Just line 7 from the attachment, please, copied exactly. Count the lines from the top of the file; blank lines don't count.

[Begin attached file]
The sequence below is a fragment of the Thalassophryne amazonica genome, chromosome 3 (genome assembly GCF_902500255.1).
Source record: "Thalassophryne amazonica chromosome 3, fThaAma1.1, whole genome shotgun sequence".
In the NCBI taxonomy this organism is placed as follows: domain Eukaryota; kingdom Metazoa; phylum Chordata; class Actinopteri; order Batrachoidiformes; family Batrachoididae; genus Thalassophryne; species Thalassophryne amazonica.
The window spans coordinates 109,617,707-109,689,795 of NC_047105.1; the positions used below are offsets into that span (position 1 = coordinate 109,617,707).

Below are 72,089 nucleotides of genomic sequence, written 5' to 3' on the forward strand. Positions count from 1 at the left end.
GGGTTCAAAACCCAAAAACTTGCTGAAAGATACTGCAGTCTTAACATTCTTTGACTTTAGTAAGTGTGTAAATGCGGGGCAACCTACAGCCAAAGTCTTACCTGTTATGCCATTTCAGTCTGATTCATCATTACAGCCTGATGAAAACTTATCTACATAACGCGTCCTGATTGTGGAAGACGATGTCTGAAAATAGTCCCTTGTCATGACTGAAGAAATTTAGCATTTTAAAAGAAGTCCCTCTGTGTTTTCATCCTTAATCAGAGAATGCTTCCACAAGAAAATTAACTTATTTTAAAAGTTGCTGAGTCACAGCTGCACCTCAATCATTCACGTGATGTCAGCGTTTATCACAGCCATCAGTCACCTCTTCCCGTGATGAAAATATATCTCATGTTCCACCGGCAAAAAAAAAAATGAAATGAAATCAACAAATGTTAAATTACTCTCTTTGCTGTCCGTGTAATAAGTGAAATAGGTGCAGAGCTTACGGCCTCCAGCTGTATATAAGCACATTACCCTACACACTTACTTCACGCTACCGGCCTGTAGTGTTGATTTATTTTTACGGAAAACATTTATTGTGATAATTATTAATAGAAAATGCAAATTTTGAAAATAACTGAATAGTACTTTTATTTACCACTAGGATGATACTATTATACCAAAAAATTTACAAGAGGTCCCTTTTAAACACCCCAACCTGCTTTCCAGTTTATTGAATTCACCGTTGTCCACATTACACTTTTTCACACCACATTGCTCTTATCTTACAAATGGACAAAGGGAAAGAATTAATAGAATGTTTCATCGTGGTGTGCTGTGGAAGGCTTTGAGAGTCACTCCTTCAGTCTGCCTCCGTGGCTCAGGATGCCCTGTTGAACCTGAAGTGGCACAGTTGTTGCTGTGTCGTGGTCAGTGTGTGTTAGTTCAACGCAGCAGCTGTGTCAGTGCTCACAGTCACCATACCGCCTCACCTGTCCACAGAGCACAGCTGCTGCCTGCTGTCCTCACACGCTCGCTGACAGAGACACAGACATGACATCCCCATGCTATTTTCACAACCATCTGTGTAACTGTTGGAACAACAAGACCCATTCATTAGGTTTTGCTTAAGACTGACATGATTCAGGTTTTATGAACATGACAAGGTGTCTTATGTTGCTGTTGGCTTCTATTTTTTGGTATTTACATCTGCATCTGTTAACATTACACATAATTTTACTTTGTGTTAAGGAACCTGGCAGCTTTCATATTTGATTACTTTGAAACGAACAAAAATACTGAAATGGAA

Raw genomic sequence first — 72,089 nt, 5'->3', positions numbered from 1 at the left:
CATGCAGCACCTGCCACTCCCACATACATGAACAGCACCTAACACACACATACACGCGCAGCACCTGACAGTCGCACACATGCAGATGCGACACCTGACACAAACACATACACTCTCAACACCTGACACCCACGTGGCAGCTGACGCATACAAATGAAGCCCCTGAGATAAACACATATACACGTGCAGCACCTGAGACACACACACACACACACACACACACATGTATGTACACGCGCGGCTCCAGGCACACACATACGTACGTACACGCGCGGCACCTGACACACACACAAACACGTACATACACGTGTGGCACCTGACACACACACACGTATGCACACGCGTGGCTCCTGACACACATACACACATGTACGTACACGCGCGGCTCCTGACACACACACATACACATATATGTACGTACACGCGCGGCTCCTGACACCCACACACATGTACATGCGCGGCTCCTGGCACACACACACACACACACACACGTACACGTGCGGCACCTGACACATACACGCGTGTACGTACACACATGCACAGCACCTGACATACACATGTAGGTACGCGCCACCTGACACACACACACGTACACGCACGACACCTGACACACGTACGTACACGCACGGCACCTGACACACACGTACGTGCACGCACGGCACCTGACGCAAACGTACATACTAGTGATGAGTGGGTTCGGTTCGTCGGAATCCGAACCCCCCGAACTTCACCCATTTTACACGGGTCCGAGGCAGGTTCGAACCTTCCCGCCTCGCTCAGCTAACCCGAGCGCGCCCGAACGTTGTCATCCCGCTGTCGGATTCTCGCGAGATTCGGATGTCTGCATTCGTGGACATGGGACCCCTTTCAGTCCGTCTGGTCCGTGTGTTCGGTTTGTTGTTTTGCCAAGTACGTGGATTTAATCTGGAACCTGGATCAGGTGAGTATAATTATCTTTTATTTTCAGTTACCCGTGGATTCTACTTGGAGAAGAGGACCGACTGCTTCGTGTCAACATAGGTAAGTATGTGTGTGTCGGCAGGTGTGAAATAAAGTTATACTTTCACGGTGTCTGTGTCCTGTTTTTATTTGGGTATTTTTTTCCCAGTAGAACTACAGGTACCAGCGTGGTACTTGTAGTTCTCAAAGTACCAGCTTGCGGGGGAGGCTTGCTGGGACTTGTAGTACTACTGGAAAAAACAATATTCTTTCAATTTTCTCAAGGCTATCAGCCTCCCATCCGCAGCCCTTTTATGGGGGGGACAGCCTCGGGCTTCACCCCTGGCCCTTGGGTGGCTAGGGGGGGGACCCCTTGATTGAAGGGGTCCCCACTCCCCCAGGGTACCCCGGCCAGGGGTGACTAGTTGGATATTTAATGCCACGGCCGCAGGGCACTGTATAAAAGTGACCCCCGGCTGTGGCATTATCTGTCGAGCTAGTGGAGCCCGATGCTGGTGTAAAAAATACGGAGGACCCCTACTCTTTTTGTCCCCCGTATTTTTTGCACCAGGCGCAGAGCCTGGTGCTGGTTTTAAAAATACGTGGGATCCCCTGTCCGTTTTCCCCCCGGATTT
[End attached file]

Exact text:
Raw genomic sequence first — 72,089 nt, 5'->3', positions numbered from 1 at the left: